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Labour organization in Canada

The organisation of labour in Canada is very different from the organisation of labour in France for example. In this article, we describe the main key elements of the organisation of labour in Canada.

Canada: Labour organization

Credit Photo : Unsplash Ali Tawfiq

 

            I.          State of the Canadian labour market

The Canadian labour market is globally dynamic. It has experienced, like almost all countries in the world, major upheavals in the context of the COVID health crisis.

Canada is considered a country with almost full employment. Indeed, the unemployment rate was below 5% in July 2022, after a steady decline observed since the beginning of the year. The month of August recorded a slight recovery, with a rate which appears at the end of August at 5.4% of the active population.

Wages are generally up over twelve months, and this increase is higher than that of observed inflation, standing at 5.4%. This shows the dynamism of the market. Some sectors, as elsewhere, are experiencing significant staff shortages (health, hotels, restaurants, tourism). As the labour market is flexible (according to the American model), wages have increased significantly in recent months in order to find a kind of balance between supply and demand.

The sectors that are recording a drop in their employment rate are mainly education and construction.

These national data hide significant disparities depending on the age of the population considered, the province concerned, the level of education, etc.
 

            II.         Canadian labour data

The legal working week in Canada is 40 hours per week, with at least one day of compensatory rest (usually Sunday). Overtime is possible, as long as the maximum duration worked does not exceed 48 hours per week. The employee cannot refuse to perform the overtime requested except in exceptional cases. These overtime hours get remunerated at 150% of the standard basic rate.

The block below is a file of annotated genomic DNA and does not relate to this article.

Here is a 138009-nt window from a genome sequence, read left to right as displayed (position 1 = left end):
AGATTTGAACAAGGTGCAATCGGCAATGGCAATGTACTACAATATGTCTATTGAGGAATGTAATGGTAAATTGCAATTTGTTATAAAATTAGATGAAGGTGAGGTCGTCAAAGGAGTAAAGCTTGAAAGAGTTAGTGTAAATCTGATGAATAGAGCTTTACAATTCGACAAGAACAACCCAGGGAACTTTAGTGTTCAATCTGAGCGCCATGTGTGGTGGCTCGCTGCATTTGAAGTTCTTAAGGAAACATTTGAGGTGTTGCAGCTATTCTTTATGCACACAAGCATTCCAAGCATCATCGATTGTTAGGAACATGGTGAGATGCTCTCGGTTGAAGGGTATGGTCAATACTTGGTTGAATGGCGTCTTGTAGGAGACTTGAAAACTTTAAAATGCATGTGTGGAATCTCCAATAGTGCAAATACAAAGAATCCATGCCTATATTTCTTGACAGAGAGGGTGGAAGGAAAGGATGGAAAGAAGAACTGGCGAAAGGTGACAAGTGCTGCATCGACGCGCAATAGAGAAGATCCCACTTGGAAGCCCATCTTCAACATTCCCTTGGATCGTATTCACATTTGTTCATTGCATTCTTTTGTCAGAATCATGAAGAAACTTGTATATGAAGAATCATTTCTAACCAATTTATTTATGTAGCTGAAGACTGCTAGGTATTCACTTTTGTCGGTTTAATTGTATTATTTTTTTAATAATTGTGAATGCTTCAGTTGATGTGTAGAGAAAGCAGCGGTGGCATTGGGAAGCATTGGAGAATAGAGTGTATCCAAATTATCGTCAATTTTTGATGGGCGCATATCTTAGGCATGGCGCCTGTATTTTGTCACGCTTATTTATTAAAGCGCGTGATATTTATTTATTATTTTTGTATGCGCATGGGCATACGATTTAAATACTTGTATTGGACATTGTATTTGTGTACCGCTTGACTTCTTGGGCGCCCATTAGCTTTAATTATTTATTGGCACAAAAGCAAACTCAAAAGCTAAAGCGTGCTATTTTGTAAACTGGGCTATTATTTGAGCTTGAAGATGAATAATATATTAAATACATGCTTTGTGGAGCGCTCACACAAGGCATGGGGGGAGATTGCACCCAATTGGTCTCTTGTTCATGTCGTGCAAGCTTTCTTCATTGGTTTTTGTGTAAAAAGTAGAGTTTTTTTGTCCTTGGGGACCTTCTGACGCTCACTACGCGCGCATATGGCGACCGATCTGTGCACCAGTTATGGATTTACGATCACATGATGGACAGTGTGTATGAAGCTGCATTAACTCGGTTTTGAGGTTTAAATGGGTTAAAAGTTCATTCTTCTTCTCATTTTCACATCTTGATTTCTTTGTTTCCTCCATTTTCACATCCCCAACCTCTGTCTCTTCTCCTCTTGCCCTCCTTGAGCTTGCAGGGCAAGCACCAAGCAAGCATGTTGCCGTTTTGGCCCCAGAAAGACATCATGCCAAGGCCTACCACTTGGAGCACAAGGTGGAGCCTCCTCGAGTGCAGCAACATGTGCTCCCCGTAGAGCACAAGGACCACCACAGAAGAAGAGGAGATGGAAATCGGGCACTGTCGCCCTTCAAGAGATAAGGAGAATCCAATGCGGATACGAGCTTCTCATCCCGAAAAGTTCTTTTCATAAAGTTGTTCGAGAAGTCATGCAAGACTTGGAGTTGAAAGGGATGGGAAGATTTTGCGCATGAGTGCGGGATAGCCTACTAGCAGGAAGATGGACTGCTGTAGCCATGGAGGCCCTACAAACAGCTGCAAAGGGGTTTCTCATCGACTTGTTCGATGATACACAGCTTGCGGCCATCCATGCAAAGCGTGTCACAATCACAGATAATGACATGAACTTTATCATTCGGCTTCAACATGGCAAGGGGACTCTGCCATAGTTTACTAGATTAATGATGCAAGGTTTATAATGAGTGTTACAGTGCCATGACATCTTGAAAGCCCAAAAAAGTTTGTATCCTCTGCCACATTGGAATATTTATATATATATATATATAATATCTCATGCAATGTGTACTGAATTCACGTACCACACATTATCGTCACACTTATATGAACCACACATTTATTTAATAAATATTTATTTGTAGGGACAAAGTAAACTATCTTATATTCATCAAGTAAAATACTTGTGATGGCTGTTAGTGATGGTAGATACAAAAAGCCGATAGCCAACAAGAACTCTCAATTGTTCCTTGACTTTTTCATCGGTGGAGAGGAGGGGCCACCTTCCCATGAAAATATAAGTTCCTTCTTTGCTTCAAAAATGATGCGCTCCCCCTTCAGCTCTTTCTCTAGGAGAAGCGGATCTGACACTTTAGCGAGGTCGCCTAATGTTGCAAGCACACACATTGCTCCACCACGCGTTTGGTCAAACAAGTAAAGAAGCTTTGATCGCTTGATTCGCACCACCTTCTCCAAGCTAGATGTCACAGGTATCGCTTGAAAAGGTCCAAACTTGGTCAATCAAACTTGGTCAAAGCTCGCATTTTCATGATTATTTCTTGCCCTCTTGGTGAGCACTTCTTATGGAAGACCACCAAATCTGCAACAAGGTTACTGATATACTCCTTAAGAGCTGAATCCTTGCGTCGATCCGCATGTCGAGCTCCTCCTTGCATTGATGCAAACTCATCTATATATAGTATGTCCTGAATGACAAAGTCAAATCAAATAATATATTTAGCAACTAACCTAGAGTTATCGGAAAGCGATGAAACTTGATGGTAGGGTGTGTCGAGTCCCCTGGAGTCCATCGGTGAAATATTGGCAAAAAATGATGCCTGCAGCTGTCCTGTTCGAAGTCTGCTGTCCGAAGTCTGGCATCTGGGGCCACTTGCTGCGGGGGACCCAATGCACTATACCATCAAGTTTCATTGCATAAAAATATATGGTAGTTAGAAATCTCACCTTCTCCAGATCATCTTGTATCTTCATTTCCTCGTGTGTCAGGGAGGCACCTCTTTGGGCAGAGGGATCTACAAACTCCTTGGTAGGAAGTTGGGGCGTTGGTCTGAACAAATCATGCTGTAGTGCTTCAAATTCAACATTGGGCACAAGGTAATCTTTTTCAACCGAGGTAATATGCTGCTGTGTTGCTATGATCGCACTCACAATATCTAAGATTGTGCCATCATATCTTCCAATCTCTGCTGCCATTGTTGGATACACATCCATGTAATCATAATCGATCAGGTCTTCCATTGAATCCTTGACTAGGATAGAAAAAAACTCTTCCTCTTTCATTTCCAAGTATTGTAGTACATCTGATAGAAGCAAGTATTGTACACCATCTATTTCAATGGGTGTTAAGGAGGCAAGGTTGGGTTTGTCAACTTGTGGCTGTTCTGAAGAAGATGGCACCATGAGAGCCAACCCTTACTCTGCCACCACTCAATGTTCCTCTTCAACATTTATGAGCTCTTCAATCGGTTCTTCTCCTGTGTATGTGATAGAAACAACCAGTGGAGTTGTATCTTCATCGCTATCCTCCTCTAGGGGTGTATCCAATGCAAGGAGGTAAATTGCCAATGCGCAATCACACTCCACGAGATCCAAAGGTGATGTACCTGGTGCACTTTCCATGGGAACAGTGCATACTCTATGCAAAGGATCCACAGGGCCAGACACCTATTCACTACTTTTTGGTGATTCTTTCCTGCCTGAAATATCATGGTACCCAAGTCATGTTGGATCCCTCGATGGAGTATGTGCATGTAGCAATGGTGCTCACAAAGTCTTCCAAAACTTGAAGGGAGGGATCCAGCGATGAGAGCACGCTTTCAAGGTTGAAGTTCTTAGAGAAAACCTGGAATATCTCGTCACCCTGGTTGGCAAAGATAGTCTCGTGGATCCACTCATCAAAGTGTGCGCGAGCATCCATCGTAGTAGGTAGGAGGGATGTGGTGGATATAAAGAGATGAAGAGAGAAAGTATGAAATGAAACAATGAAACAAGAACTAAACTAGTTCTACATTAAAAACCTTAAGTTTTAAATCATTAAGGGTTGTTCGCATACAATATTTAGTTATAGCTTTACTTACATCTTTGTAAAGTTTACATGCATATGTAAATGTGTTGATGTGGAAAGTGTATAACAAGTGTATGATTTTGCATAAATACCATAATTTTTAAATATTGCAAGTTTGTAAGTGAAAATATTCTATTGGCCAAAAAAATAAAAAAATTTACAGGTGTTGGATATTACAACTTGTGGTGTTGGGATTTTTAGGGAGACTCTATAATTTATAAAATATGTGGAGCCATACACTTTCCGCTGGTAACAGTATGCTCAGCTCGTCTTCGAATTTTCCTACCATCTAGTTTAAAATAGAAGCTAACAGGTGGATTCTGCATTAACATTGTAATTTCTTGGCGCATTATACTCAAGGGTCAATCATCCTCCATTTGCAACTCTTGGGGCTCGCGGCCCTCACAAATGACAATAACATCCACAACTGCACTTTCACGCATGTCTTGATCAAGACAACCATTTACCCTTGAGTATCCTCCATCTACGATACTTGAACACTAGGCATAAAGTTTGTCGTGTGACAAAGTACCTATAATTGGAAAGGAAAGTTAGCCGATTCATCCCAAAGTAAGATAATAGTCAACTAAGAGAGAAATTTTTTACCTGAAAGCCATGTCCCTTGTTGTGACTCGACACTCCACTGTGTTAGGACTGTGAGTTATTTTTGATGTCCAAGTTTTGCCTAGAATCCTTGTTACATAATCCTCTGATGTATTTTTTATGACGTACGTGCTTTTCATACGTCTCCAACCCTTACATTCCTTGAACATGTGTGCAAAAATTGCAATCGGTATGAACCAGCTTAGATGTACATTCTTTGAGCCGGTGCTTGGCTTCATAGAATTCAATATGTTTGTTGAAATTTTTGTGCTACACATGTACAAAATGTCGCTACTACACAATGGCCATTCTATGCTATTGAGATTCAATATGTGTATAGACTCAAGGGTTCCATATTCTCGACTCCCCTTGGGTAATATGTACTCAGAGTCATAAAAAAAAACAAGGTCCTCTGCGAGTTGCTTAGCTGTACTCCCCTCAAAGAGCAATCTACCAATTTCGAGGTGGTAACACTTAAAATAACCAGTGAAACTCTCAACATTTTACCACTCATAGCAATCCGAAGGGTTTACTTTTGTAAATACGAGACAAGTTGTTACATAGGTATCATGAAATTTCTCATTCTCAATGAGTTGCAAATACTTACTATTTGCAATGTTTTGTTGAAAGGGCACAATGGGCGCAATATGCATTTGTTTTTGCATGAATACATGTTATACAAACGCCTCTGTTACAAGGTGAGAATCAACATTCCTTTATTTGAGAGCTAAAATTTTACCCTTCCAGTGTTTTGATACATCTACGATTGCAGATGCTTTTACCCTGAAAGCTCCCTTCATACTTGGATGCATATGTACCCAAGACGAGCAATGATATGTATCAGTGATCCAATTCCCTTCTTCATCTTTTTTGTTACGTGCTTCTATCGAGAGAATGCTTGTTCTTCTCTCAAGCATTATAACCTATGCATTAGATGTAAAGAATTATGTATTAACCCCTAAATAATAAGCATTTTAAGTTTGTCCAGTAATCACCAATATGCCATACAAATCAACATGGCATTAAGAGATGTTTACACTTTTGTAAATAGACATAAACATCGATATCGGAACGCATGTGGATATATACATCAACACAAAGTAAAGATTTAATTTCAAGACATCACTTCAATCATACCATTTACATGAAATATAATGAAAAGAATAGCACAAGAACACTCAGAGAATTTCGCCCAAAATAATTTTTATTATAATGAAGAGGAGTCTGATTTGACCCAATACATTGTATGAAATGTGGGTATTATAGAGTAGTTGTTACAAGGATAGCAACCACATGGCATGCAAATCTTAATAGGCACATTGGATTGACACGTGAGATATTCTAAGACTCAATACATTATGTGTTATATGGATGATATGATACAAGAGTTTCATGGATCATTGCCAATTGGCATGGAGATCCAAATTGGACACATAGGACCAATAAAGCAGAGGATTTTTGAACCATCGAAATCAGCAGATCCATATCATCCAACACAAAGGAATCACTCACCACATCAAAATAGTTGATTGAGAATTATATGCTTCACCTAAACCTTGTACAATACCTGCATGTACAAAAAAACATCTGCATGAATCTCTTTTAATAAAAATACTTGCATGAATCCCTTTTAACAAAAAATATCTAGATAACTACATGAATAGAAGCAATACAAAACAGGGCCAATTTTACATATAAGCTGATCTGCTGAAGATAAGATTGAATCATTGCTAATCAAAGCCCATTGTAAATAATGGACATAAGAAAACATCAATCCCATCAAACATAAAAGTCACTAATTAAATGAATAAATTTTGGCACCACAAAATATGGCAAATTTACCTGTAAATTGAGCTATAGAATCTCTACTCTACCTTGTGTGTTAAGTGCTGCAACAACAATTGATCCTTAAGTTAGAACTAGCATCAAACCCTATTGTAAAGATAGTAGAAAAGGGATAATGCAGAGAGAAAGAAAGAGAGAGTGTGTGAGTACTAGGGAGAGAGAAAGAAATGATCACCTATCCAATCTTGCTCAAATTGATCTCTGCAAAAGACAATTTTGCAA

Paid leave is generally ten days per year, at the start of the career. This can increase with seniority at the discretion of the employer. Ten days being the legal minimum.

Pregnant women benefit from 18 weeks of maternity leave. Fathers get five weeks of paternity leave. Parental leave, accessible to both parents, can last up to one year.

The minimum hourly wage is $11.95 in September 2022 and will be raised to $13.5 from October 2022. This minimum wage may vary according to the fields of activity and the provinces concerned.

Canadian income taxation operates on the same system as French taxation, through thresholds, with rates increasing as the thresholds increase. Canadian taxes range from 15 to 33% of income, depending on the annual amount earned by the employee. A tax depending on each province, is added to this income tax, which varies between 4 and 21%.

            III.        Employee Protection in Canada

Social contributions are much lower in Canada than in France, for example. This goes hand in hand with much less social coverage, often requiring you to take out individual insurance yourself. "Traditional" employees, for example, only cost their employers  7.7% of labour charges (5.7% for disability pensions, 2.2% for employment insurance). They pay approximately 7% of payroll costs.

These data vary according to the provinces considered. For example, British Columbia has been paying for the health care of its residents for several years.

For the self-employed, the rates are slightly higher but remain much lower than in France. Employment insurance, for example, is optional. This leaves the choice to the self-employed worker to contribute to open his rights in case of need at a later day (illness, pregnancy, etc.) or to build up his own savings throughout his career.

In some provinces, there is also an insurance called QPIP or parental insurance, which applies within the limit of certain thresholds not to be exceeded.

The Canadian system is very different from the French system, as is the overall organisation of work. The Canadian labor market is flexible, marked by fulltime employment, low contributions, but also low rights and much less social security coverage than in France. In Canada, nearly 30% of employees are affiliated with a union, which gives them significant bargaining power. The differences in terms of unions are significant according to the provinces considered. These differences also concern working hours, tax percentages, and minimum wage amounts. The Canadian government issues guidelines to be respected by all, but the provinces are relatively autonomous and can reinforce certain minimums, for example.

 

Sources:

- The Most In-Demand Jobs in Canada - Neuligent
- The Daily - Labor Force Survey, August 2022 (statcan.gc.ca)
- Labor Market: Definitions, Charts and Data - Bank of Canada
- Hours of work - Canada.ca

- Federal Personal Income Tax Rates and Brackets in Canada | TurboTax Tax Tips (intuit.ca)